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Rest In Peace

This article appeared in the Dayton Daily News
on December 1, 1990



By Roz Young


            Tall, spare Jim Sandegren has been horticulturist of Woodland Cemetery for two and a half years. He loves its trees and even the 700 acres of fallen leaves to rake and cart to the compost heap. He makes slide talks around town about the beauties of Woodland and weaves historical material into his remarks. Woodland's thousands of monuments are a tangible history of Dayton.
            When he read the story of Bessie Little here in September, he thought that her story and a picture of her gravestone would make an addition to his remarks.

            He consulted the 3 by 5 card file that lists all interments. One card said, "Bessie Little, interment number 20596, lot 3009, section 111, grave 3-15." The grave number meant that it was in tier 3, grave 15. He was somewhat dismayed because he knew that lot 3009 was an area to the right of the avenue leading into the cemetery from the old and now unused Wyoming Street entrance. Formerly all the gravestones in lot 3009 had stood vertically and would have been easy to find, but for many years all have lain flat in the ground so that at a distance lot 3009 looks like a long terrace of grass.

            It would be hard to find the grave.

            Jim walked to a row that appeared to be the third tier from the road. He found a granite headstone that carried the name of Henry P. Smith. The office card catalog said that Henry's grave was grave 34 in tier 3. He had the right tier.

            Back at the site he walked along tier 3 and found another stone which he checked with the cards. It was grave 45, tier 3. He was going the wrong way.

            Henry's grave was three feet wide. Jim figured he would find Bessie's grave 19 lots or 57 feet from Henry's. He paced along the tier and located a small stone flush with the ground and overgrown with grass and roots. Time had nearly obliterated the inscription. All he could make out was "Died Aug. 29, 1896, age 23." No name was visible. Was this Bessie's marker?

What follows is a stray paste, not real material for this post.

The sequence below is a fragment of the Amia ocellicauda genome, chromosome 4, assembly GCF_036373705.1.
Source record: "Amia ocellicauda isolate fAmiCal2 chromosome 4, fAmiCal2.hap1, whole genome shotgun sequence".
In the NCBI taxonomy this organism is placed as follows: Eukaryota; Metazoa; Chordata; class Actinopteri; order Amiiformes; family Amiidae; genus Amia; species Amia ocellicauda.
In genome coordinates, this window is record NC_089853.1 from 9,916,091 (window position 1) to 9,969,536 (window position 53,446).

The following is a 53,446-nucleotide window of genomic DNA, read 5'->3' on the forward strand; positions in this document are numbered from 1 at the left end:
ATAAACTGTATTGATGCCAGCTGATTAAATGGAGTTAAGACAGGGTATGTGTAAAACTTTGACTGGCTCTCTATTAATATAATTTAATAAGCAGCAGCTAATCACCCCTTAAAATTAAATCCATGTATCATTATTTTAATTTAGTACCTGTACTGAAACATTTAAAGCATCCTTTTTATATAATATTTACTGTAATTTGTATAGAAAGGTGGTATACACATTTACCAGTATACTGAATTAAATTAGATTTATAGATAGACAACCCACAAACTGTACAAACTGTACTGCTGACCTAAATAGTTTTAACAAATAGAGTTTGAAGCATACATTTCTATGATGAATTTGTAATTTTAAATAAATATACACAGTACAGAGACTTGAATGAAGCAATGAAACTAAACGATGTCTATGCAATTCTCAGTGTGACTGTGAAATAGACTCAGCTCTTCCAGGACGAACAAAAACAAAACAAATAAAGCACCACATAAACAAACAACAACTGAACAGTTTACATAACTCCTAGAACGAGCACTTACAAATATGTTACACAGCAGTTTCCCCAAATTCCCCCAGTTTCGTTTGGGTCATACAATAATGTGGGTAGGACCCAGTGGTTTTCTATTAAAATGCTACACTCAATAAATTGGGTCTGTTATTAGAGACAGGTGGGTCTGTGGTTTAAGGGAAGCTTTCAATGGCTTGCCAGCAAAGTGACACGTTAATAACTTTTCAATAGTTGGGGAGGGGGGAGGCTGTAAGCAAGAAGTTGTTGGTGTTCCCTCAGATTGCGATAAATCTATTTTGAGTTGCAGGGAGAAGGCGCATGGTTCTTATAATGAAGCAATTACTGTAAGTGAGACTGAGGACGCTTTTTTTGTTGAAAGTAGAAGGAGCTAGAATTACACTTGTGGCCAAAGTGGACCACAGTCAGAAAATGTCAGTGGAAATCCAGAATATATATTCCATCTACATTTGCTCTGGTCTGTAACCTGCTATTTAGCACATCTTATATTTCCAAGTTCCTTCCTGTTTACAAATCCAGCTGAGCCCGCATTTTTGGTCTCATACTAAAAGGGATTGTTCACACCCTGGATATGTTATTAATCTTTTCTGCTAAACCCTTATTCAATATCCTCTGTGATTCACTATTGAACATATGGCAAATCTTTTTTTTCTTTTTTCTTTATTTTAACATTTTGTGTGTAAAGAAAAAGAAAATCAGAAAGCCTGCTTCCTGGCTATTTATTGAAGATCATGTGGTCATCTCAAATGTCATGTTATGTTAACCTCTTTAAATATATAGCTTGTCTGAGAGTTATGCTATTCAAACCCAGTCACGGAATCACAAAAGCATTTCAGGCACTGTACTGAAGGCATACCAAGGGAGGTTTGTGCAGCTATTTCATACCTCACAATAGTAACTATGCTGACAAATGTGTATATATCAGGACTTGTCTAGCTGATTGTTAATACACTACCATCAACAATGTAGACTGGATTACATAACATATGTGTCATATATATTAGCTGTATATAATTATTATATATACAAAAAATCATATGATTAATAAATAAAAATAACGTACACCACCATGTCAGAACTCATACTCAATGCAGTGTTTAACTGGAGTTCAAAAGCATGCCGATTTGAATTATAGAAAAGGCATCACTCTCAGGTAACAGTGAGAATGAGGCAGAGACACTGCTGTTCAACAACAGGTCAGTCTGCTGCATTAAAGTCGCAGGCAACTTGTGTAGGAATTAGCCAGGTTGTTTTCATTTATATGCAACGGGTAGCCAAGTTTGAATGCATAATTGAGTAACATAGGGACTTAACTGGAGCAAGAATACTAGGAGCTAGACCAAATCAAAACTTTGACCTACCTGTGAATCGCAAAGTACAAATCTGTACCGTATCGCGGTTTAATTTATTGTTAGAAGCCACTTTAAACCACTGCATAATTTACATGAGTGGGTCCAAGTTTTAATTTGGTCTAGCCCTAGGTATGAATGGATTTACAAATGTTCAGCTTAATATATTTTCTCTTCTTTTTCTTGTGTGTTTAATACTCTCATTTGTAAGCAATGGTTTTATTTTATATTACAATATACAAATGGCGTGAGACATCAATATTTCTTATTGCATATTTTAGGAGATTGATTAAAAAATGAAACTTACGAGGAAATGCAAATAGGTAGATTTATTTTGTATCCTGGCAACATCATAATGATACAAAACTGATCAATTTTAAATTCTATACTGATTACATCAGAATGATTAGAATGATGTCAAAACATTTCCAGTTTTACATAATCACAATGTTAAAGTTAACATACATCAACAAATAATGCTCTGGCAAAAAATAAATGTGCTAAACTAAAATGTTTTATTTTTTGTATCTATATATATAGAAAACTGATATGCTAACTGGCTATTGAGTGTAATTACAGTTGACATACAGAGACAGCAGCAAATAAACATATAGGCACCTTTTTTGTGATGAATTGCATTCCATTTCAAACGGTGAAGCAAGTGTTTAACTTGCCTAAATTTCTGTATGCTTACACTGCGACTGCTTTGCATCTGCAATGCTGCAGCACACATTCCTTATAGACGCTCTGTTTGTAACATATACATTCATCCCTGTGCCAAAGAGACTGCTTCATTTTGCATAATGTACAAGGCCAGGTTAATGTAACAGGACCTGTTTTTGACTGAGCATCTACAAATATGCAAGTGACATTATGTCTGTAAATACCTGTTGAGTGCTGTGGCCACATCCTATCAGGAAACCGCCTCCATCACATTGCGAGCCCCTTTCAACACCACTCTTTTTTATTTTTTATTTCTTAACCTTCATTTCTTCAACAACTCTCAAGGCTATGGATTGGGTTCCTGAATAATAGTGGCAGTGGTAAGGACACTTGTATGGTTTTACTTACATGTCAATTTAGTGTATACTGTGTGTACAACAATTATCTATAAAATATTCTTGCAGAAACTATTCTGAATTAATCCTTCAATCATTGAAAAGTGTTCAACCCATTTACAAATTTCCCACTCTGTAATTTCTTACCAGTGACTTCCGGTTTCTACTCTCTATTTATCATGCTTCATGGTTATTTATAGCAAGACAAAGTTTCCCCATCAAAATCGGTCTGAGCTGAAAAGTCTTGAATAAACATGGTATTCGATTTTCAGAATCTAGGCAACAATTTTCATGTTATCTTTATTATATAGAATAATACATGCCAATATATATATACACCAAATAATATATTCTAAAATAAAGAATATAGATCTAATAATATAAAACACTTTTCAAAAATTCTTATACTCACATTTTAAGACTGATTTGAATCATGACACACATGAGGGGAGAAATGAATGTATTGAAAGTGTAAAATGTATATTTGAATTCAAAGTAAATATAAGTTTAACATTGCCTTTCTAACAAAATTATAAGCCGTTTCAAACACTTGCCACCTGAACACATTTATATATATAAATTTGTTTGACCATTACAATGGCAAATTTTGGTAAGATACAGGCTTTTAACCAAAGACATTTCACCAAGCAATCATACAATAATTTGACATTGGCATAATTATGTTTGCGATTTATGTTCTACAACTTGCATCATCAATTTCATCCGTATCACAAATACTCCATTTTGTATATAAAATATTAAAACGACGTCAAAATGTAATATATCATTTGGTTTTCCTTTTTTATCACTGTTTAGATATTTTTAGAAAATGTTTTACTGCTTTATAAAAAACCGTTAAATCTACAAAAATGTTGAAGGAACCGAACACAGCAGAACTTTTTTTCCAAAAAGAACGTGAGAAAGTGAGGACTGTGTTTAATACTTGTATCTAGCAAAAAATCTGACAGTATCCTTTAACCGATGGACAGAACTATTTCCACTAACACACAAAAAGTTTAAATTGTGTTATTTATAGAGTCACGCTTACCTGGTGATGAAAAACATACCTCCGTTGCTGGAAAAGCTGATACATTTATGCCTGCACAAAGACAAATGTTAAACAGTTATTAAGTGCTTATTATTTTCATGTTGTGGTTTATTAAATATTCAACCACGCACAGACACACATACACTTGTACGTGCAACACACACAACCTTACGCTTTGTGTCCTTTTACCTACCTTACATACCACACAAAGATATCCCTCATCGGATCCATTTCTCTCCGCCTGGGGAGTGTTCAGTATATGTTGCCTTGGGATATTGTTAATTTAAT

Names on the markers next to the small stone were George and Ellen Long and Julia A. Rapp. Their records in the catalog showed the graves were 3-16 and 3-17.

            Jim walked back to his truck and took out a spade. He carefully lifted the stone and took it to the maintenance shop. He ran a sharp stream of water over it, and as he carefully rubbed the encrusted mud and roots away, he found on the curved top of the marker the one name, "Bessie."

            Bessie's marker is back in place.

            "Now on an obscure hillside," says Jim,. "an equally obscure stone will take on life from now on."

            Woodland will celebrate its sesquicentennial in February, and Bruce Ronald is working on a history to be published at that time. In recounting the story of all the famous founders of our town and the great inventors, all of whom rest in those grassy hills, we hope he will not forget to mention two women notable for other reasons who lie there, Lib Hedges and Bessie Little.

            We also have a sidelight on the story of the NCR fireless steam locomotives. The Rubicon is on exhibit at Carillon Historical Park. I wondered what had become of the other two, but the staff member I called was unable to find any record.

            Then Mary Mathews, educational director of the park and who was not in the office when I called, got on the job. "We do have in our files information about the disposal of the other two steam locomotives," she wrote. "The 1910 'South Park,' was donated by NCR to the National Museum of Transportation in St. Louis. The 1913 'Dayton' was given to the National Railway Society, Atlanta chapter, Atlanta. So far as we know, the locomotives still reside in those institutions."